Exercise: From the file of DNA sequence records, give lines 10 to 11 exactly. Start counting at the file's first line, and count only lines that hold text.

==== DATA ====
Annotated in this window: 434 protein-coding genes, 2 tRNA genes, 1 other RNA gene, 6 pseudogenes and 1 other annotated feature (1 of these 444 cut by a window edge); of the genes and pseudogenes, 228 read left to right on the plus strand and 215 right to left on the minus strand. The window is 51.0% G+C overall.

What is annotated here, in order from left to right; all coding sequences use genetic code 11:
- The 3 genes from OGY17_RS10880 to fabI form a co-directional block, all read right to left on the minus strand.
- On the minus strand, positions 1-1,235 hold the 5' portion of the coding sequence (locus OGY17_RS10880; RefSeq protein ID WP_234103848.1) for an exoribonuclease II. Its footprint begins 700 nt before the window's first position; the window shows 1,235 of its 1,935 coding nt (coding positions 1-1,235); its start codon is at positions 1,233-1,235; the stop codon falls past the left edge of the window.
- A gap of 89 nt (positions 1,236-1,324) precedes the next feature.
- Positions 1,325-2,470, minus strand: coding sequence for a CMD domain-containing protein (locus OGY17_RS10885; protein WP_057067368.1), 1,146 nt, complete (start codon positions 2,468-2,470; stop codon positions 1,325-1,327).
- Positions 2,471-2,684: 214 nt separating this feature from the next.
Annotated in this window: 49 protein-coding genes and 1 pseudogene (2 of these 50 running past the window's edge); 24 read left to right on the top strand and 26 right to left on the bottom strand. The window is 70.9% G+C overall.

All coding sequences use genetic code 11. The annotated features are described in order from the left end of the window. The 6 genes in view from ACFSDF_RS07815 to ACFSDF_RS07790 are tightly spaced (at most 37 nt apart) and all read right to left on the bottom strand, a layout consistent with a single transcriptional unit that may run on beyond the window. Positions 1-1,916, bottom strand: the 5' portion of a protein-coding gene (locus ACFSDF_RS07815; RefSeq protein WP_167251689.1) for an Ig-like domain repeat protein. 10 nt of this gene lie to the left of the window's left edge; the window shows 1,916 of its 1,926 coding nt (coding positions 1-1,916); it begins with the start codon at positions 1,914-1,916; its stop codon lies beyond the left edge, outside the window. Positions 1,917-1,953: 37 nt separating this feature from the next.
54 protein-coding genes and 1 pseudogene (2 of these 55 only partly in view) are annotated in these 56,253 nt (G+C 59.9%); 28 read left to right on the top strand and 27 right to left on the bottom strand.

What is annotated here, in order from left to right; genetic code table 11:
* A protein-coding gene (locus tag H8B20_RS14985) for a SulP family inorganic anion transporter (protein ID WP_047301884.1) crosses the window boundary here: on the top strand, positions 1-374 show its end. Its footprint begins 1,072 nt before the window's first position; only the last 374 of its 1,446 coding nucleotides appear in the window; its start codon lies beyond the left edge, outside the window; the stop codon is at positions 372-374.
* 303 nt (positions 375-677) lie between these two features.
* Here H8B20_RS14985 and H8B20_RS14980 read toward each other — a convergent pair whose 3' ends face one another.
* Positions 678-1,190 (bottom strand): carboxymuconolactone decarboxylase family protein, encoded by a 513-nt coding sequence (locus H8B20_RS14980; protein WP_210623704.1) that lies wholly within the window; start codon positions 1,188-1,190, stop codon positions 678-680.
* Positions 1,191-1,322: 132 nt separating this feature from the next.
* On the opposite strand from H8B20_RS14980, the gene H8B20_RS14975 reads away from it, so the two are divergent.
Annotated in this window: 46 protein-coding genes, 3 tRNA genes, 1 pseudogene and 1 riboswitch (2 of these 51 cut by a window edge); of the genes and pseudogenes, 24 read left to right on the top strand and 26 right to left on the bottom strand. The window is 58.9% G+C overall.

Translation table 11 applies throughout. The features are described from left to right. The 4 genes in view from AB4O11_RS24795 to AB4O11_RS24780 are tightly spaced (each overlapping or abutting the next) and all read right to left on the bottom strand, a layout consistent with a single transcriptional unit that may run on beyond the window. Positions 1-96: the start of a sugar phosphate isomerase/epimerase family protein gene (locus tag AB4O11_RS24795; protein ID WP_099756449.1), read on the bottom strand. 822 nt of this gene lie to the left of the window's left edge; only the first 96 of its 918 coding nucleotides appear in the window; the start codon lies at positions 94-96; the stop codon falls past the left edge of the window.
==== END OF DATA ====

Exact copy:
54 protein-coding genes and 1 pseudogene (2 of these 55 only partly in view) are annotated in these 56,253 nt (G+C 59.9%); 28 read left to right on the top strand and 27 right to left on the bottom strand.

What is annotated here, in order from left to right; genetic code table 11: